By the properties of RSA, s is clearly a valid signature for m.  OPRF
   protocols can be used to provide a symmetric equivalent to blind
   signatures.  Essentially the client learns y = PRF(k,x) for some
   input x of their choice, from a server that holds k.  Since the
   security of an OPRF means that x is hidden in the interaction, then
   the client can later reveal x to the server along with y.

   The server can verify that y is computed correctly by recomputing the
   PRF on x using k.  In doing so, the client provides knowledge of a
   'signature' y for their value x.  However, the verification procedure
   is symmetric since it requires knowledge of k.  This is discussed
   more in the following section.





Davidson, et al.       Expires September 12, 2019               [Page 5]


Internet-Draft                    OPRFs                       March 2019


3.  Security Properties

   The security properties of an OPRF protocol with functionality y =
   F(k, x) include those of a standard PRF.  Specifically:

   o  Given value x, it is infeasible to compute y = F(k, x) without
      knowledge of k.

   o  The output distribution of y = F(k, x) is indistinguishable from
      the uniform distribution in the domain of the function F.

   Additionally, we require the following additional properties:

   o  Non-malleable: Given (x, y = F(k, x)), V must not be able to
      generate (x', y') where x' != x and y' = F(k, x').

   o  Oblivious: P must learn nothing about V's input, and V must learn
      nothing about P's private key.

   o  Unlinkable: If V reveals x to P, P cannot link x to the protocol
      instance in which y = F(k, x) was computed.

   Optionally, for any protocol that satisfies the above properties,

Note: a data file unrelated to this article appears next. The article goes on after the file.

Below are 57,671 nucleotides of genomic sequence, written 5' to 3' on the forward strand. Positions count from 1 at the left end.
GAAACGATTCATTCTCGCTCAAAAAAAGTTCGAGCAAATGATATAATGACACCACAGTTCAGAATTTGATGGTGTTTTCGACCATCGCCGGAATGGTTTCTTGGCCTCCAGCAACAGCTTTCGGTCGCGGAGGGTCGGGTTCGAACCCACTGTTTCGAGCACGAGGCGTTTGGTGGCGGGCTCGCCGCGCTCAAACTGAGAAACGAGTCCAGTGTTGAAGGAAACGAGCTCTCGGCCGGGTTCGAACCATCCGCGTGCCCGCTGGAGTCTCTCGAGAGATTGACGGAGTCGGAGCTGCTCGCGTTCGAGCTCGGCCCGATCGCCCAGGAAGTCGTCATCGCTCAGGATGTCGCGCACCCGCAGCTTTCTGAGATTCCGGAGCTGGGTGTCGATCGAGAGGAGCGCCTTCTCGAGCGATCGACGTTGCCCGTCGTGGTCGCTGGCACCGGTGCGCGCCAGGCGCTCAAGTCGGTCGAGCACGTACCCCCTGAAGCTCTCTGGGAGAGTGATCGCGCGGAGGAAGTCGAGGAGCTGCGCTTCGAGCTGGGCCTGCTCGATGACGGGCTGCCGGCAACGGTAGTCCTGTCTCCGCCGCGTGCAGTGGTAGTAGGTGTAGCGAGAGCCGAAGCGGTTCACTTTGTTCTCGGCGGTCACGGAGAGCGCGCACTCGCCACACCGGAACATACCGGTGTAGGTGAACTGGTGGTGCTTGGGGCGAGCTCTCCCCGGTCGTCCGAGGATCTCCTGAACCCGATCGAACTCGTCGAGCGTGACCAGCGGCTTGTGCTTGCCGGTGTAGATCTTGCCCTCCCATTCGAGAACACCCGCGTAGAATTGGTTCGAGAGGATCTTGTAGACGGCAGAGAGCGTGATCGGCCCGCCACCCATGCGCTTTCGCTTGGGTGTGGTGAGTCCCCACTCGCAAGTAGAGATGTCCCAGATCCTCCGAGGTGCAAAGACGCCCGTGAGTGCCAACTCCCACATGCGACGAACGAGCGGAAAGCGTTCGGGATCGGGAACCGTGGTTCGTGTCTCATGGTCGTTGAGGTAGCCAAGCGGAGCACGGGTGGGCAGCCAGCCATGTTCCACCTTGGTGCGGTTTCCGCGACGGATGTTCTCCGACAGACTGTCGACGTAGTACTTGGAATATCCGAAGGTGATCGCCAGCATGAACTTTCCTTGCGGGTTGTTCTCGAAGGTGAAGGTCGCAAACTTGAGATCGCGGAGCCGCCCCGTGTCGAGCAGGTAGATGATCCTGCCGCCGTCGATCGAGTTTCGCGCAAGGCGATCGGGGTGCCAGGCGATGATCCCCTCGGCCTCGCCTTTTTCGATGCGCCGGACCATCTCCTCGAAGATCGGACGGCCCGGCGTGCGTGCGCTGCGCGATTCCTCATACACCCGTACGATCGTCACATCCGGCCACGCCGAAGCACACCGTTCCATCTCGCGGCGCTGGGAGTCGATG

there is an additional security property:

   o  Verifiable: V must only complete execution of the protocol if it
      can successfully assert that P used its secret key k.

   In practice, the notion of verifiability requires that P commits to
   the key k before the actual protocol execution takes place.  Then V
   verifies that P has used k in the protocol using this commitment.

4.  OPRF Protocol

   In this section we describe the OPRF protocol.  Let GG be a prime-
   order additive subgroup, with two distinct hash functions H_1 and
   H_2, where H_1 maps arbitrary input onto GG and H_2 maps arbitrary
   input to a fixed-length output, e.g., SHA256.  All hash functions in
   the protocol are modelled as random oracles.  Let L be the security
   parameter.  Let k be the prover's (P) secret key, and Y = kG be its
   corresponding 'public key' for some generator G taken from the group
   GG.  This public key is also referred to as a commitment to the key
   k.  Let x be the verifier's (V) input to the OPRF protocol.
   (Commonly, it is a random L-bit string, though this is not required.)

   The OPRF protocol begins with V blinding its input for the signer
   such that it appears uniformly distributed GG.  The latter then
   applies its secret key to the blinded value and returns the result.